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Mount Ratz  British Columbia   #3100
Ranges: North America Ranges / Pacific Cordillera Range / Coast Mountains / Boundary Ranges / Stikine Icecap

Height: 3090 m -> 10138 feet
Prominence?: 2430 m above Hyland Ranch Pass
Line Parent?: Little Debbie Peak (356.1 km away, at bearing 303 degrees)
Greater Parent: Fairweather Mountain (349.0 km away)

Location:   57.39305,-132.30305     57:23:35, -132:18:11   8V 662077 6364355 (75 km NE of Petersburg). NTS Mapsheet: 104.F.08   AreaCode: FN72/DD90
First Ascent: Sunday August 09, 1964 Fred Beckey, Dan Davis
Mount Ratz from the East
This peak is #8 in Prominence List for British Columbia .Located just west of the Stikine River, about 5 km east of the BC-Alaska border. This peak is totally surrounded by an almost continuous icefield which extends over 100 km north-south, from the Stikine River to the Whiting River.

First Ascent Info: See AAJ 1965, p.320-232

Name Notes: The name was adopted in March 1924, after being submitted by J. D. Craig of the international boundary commission. Mount Ratz is named for William F. Ratz, Dominion Land Surveyor and engineer-in-charge of surveying the Taku, Whiting and Stikine Rivers, who died on February 6, 1909 at age 25.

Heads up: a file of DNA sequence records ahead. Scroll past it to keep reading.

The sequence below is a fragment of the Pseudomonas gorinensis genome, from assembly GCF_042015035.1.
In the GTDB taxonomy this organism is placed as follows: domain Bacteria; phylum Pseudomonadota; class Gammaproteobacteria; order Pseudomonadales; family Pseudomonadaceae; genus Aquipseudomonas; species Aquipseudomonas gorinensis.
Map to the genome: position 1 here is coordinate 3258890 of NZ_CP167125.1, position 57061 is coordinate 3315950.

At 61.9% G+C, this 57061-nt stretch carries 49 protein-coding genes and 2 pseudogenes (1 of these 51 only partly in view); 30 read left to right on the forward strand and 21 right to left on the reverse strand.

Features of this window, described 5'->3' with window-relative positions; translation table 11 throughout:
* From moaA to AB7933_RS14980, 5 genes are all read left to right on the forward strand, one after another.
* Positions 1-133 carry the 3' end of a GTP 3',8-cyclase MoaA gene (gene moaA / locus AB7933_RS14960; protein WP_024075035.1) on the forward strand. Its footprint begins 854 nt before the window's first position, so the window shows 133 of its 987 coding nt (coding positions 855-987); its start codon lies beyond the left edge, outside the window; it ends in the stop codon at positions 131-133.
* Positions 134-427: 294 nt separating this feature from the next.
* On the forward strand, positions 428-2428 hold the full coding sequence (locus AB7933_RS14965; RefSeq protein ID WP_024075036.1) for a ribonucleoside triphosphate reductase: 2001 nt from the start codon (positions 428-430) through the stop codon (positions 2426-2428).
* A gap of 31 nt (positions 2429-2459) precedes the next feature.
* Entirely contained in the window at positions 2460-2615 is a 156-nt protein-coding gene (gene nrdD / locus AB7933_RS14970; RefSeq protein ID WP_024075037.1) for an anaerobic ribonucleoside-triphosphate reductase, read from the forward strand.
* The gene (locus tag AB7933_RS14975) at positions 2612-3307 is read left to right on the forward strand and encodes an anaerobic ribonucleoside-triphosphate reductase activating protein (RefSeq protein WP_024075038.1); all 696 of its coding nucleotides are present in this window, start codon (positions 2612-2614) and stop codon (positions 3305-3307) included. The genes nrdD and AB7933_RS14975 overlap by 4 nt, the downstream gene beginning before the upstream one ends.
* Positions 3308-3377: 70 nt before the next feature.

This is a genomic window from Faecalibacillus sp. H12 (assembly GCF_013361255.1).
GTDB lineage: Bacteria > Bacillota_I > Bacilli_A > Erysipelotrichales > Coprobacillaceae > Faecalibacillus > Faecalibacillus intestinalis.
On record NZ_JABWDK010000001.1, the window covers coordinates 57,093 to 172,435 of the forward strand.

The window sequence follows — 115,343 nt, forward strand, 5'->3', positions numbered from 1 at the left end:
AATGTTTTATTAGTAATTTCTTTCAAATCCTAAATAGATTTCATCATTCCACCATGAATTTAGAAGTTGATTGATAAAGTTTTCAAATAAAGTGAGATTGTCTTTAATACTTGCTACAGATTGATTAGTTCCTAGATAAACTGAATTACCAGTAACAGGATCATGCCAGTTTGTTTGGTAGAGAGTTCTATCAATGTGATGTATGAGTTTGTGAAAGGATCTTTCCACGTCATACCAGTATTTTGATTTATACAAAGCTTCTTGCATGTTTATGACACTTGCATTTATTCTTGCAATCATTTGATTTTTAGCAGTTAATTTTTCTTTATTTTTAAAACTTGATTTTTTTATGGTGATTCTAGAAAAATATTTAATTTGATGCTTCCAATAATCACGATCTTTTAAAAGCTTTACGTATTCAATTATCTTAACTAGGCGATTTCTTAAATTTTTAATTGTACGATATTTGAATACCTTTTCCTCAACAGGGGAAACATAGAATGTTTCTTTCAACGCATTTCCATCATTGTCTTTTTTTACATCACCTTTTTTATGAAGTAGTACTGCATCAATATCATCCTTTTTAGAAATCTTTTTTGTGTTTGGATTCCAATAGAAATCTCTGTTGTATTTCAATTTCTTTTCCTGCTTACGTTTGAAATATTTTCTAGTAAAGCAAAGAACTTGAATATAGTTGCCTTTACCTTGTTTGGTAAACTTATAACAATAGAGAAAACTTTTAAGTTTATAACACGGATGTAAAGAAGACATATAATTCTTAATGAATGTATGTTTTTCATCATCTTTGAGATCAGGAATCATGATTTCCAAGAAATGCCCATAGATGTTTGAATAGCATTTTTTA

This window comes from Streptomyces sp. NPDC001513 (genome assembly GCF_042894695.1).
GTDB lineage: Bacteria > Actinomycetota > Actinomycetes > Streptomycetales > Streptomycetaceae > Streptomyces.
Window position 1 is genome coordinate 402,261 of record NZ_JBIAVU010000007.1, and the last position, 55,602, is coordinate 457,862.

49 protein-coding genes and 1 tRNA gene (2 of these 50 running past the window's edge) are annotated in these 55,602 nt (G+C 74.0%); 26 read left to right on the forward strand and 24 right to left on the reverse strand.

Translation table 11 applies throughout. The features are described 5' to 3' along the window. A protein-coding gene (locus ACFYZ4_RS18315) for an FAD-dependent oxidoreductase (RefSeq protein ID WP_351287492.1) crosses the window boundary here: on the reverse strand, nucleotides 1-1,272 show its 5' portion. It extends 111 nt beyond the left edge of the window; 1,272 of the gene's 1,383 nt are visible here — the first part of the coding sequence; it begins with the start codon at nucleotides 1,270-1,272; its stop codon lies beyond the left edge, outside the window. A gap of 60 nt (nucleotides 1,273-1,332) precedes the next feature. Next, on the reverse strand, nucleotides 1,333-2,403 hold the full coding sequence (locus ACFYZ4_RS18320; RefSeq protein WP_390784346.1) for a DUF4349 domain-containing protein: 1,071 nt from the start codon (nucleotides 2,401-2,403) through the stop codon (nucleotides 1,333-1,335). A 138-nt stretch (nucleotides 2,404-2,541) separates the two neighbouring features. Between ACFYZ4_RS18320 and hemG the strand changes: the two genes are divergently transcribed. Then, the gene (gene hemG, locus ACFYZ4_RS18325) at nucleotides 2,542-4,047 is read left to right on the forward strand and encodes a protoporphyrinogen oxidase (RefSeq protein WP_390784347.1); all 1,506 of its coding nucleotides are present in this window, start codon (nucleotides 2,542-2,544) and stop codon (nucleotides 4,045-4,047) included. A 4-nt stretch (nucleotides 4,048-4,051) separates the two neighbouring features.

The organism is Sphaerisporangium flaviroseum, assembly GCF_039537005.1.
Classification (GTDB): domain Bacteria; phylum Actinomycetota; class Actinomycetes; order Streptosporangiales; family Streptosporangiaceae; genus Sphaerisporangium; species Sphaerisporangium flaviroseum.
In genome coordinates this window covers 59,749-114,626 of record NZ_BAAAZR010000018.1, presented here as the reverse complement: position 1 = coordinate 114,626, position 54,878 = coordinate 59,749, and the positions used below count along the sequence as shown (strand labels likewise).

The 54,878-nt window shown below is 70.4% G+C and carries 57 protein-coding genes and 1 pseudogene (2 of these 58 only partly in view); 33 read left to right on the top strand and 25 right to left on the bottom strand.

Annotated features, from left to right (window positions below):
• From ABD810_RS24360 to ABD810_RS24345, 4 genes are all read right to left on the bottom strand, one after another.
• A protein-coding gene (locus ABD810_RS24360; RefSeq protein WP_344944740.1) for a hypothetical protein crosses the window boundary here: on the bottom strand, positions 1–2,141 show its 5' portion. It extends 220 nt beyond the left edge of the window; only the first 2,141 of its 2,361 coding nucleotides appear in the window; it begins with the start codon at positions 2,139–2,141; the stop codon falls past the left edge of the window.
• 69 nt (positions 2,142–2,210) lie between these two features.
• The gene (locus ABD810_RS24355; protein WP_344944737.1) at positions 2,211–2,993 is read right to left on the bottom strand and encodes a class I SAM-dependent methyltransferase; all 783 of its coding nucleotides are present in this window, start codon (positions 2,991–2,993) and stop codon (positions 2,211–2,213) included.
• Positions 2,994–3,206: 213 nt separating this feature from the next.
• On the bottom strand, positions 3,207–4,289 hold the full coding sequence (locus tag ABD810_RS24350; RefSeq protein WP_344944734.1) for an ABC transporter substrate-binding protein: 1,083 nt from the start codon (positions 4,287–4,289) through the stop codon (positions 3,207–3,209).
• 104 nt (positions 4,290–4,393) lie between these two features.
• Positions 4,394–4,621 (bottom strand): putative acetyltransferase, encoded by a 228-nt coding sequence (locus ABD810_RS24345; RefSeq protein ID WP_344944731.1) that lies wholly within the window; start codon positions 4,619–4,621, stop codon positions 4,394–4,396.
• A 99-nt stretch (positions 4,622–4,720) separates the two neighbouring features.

"I regret to have to record the death of Mr. W.F. Ratz which occurred in Ottawa on February 6. Mr. Ratz had been employed on the Alaska survey since 1905. He carried out demarcation of the line at [Tsirku] river (Chilkat district), and in part between Taku inlet and Whiting river. During the last two years he was engaged on the topographical survey between Whiting and Stikine rivers, not the least difficult section of a very difficult survey. His success in carrying this to completion in a relatively short time is a testimony of his capability as a surveyor as well as to his personal energy. His death, at the early age of 25, is a serious loss to the profession and to the public service." Report of the Chief Astronomer to the Deputy Minister of the Interior, Canada, for the year ending March 31, 1909, p.17; republished in Report of the International Boundary Commission, 1952, footnote p.79.[2]

1. South Face (1964.08.09) Fred Becky, Don Davis. Route was up a maze of gulleys on the south face.
2. Northeast Face Steep ice with ice tools. The northeast face is a shining 2,000-foot sheet of 60 to 70 degree ice, approached via a broken glacier and a 1,500-foot couloir.

Trips within 1 km

2004.07.12 revised Hyland Ranch pass elevation (back to 660) Mike Cleven
2004.07.06 Mistake in Height of Hyland Ranch Robin Tivy
2004.03.06 Hyland Ranch not Rose Lake (Forestdale) Mike Cleven

Subject Photos   View Thumbnails
25 Mount Ratz from the East John Scurlock
14 Ratz, Northeast Face from Air John Scurlock
11 Ratz, Northwest Face John Scurlock
8 Ratz, Mussell, Noel, and Triumph Glacier View SW John Scurlock
7 Mount Ratz John Scurlock